"What am I?" - there couldn't have been a more suitable title for an absolute cracker of an album by a truly gifted instrumentalist and singer, Tim Loud. I do like when songwriters help listeners to understand what they are trying to bring across and don't hide their messages. Tim Loud certainly is one of those whose is trying to help - not only with lyrics that one can follow but also with the design and additional booklet as well as extracts from his lyrics. "What am I" gives us several perspectives and attitudes towards life and offers several roles one can see oneself in. This is represented playfully and often with a little twinkle in the eye in all of the 9 musical pieces. Elements of punk, rock, gospel, folk and country build a fantastically colourful mixture of music.
Almost each song has a surprise for the listener waiting, like a drum solo in "No Fight" or a hilarious Billy Bragg imitation in the opener "I don't care what Everybody else says about you,…". Tim Loud's vocal abilities are best displayed in rock driven ballads like "Itch" and "No Fight". There is a sort of happy anger in many of these songs that one is drawn to and also confused by, surely not accidentally: "…tried a lot of crazy things, even one time suicide…" - sung in a happy manner with some sweet backing vocals in the "That's life". That is confusing, yet does represent the ambiguity of life. Similarly, "Isolation" has such an energetic and uplifting sound that makes you literally want to jump around, but again the lyrics build a proper juxtaposition to it. It's about the demons one has to fight. A fine guitar solo comes into play and then flows nicely back into the song until it is played in unison with the chorus, another example of the many musical treats on this album.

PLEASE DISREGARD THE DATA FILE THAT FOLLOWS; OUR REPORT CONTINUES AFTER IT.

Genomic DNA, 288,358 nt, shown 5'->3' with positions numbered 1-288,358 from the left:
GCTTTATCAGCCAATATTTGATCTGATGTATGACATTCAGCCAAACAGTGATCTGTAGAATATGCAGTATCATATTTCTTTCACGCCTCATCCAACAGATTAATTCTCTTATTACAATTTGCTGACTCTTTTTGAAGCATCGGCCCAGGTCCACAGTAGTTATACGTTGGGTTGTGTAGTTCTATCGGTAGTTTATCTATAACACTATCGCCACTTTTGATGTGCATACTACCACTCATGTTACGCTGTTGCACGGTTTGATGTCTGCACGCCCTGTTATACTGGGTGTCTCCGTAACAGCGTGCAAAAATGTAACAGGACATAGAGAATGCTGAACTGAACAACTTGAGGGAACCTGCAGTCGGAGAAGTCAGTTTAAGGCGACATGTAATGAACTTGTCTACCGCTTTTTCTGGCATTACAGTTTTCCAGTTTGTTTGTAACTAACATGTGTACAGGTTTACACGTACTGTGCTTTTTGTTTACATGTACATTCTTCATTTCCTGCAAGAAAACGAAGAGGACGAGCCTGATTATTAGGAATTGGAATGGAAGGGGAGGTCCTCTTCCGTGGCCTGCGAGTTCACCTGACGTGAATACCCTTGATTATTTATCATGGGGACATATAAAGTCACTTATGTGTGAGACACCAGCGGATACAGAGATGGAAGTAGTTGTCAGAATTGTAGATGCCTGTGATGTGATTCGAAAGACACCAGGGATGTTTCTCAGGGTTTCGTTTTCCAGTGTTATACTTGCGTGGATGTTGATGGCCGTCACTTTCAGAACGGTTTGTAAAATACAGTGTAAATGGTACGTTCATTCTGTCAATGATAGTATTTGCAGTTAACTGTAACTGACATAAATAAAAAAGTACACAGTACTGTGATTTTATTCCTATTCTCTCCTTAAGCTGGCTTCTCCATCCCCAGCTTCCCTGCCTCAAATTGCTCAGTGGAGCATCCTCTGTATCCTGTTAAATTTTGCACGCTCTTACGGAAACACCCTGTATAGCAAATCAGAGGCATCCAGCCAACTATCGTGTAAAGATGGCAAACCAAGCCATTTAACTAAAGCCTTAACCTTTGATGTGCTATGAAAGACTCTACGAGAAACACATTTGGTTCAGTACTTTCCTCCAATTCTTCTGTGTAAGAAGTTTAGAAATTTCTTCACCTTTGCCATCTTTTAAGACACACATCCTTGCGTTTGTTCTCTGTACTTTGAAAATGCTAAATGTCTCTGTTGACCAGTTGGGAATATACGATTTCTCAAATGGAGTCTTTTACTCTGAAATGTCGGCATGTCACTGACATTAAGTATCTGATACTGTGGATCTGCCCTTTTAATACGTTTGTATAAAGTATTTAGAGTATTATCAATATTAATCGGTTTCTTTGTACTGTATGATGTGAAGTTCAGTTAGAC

The guitar work as such is absolutely worth listening to on this album - most of it delivered by Tim Loud himself, though in two songs additionally played by El Nico from X-Ray-Cat. Talking about the guitar work I have to mention "The Slip" - here we are treated to a sort of guitar dialogue of different, acoustic and electric guitars that is special indeed and another of the many musical delicacies on this album. I could go on and on, never even mentioned the unusual and really suiting gang vocals in some of the songs, let me just point to one more detail: There is a progressing melody in "Control" that is first just sung and played in unison with the a guitar, then the bass takes on the same scale, accompanied by the drums till it finally all gets back to the chorus - delicate. As to the sound (Kurt Wood and Ed Hall), I find it quite amazing that the acoustic guitar always is clearly displayed despite the rich electric guitar work. Also definitely worth a mention: Joel Murray on accordion and Kurt Wood on percussion. They do supply the music with irresistible and dynamic lifelines.
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